You've read this before.
Because we've written it before.
Because Se Ri Pak has done it before.
Pak carded an 8-under-par 63 in yesterday's opening round of the Jamie Farr Owens Corning Classic. Not bad by anyone's standards. But certainly not without precedent.
This was the 39th round of competitive golf that South Korea's most famous athlete has played at Highland Meadows Golf Club. She owns a 61, a 62 and a pair of 63s. She has, in fact, scored in the 60s on an astounding 25 occasions.
Pak owns this joint. She has won the tournament four times. She knows every blade of grass by name. You could blindfold her, walk her to the first tee, turn her loose, and she'd break par.
The name Pak and the Farr Classic are synonymous, so much so that Jin Young Pak, another Korean, played her first-ever Farr round yesterday and fired a 67, her first-ever LPGA round in the 60s. See what we mean?
"When I was growing up in Korea I knew this tournament because of Se Ri," the other Pak, no relation, said. "I love Se Ri. She came here and played good golf and a lot of others came after her."
No kidding. There are 45 Koreans on the LPGA Tour this year. That's 13 more than a year ago. That's 44 more than in 1998, when Se Ri, then a tour rookie, shot back-to-back rounds of 61 and 63 to win the Farr not by a matter of strokes, but by light years.
She is the Pied Piper of Koreangolf. She built it and the rest came. It seems like she has been around forever, but she is only 29 years old, on the precipice of the prime of her career. She could have four more Farr wins in her future.
Golf is one of the few sports where the Hall of Fame does not celebrate a career well after its conclusion. Pak joined the LPGA's Hall of Fame and the World Golf Hall of Fame earlier this summer. In golf, fame does not translate to the end of the line.
"What do you mean done?" Pak said, laughing. "I'm just starting. Life is just beginning. I'm starting again. I feel great about the Hall of Fame. I've done it. There's no more stress. Now I have even more confidence in myself."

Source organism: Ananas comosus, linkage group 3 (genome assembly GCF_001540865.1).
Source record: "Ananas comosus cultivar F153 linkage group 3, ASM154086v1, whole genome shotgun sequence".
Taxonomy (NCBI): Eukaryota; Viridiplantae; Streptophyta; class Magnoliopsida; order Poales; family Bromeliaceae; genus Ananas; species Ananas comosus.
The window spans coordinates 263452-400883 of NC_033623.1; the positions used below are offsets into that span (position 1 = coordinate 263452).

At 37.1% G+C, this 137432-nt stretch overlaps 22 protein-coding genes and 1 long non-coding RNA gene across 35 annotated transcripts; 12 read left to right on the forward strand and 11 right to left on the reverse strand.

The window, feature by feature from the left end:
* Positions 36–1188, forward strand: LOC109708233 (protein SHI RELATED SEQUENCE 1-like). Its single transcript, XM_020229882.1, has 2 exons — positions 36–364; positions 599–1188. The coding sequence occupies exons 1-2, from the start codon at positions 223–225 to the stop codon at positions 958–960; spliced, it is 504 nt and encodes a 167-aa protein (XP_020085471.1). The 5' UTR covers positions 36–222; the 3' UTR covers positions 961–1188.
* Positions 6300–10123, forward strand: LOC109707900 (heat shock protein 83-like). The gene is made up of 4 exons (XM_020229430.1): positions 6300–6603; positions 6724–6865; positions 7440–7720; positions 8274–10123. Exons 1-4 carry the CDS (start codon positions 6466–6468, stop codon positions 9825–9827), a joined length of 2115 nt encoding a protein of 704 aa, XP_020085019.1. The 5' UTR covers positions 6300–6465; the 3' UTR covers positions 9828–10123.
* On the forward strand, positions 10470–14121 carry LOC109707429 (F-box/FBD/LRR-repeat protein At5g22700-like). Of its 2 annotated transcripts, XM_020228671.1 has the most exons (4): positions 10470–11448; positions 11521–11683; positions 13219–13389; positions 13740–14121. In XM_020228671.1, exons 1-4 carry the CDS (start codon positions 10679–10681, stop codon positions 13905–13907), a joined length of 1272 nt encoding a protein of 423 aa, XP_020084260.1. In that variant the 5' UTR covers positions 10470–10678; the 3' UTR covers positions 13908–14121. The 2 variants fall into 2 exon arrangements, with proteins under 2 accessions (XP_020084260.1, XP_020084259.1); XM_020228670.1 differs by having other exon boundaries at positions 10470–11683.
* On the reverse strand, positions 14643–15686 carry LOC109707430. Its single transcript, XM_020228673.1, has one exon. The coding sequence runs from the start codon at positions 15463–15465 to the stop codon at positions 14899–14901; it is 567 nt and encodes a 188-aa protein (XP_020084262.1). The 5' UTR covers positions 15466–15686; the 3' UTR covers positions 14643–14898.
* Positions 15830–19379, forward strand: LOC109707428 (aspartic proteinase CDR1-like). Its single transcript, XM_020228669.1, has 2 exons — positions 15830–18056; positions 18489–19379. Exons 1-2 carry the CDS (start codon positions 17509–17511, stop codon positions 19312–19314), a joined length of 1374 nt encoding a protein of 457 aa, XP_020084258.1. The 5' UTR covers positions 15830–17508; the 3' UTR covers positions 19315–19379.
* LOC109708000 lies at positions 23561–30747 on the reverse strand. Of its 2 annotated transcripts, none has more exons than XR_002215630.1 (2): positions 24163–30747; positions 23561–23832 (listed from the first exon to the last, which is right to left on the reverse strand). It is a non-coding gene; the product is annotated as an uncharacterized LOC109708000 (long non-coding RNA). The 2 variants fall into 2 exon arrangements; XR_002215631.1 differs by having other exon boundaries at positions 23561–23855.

And there is nowhere that Pak is more confident than at the Meadows.
"I think the game of golf, it's so silly," Se Ri said. "I can win [one] week and the next week I never know. But I always feel great about this golf course. I am really comfortable because I've won so many times and I have so many great memories."
She made another one yesterday, sinking nine birdie putts, only one of which was from outside 15 feet.
Pak started her round on No. 10 and made bogey. Her drive landed in the rough and she missed the green with her second shot, which landed in rough short and left of the putting surface. She failed to get up and down for par.
We provide all of that boring detail to get to a pretty good quote.
"I never knew the rough over there was so high," Pak said with a rather surprised look.
Well, of course not. She's probably never been in the rough before at Highland Meadows. And she never re-visited it yesterday while playing the remaining 17 holes in 9-under.
Things could always be different today because, as Pak said, it is a silly sort of game and an almost impossible one to consistently conquer. Either way, the four-time Toledo champ won't change her opinion that she is "probably the luckiest person in the world. My career has been a dream come true. I am really grateful."
So are the rest of us.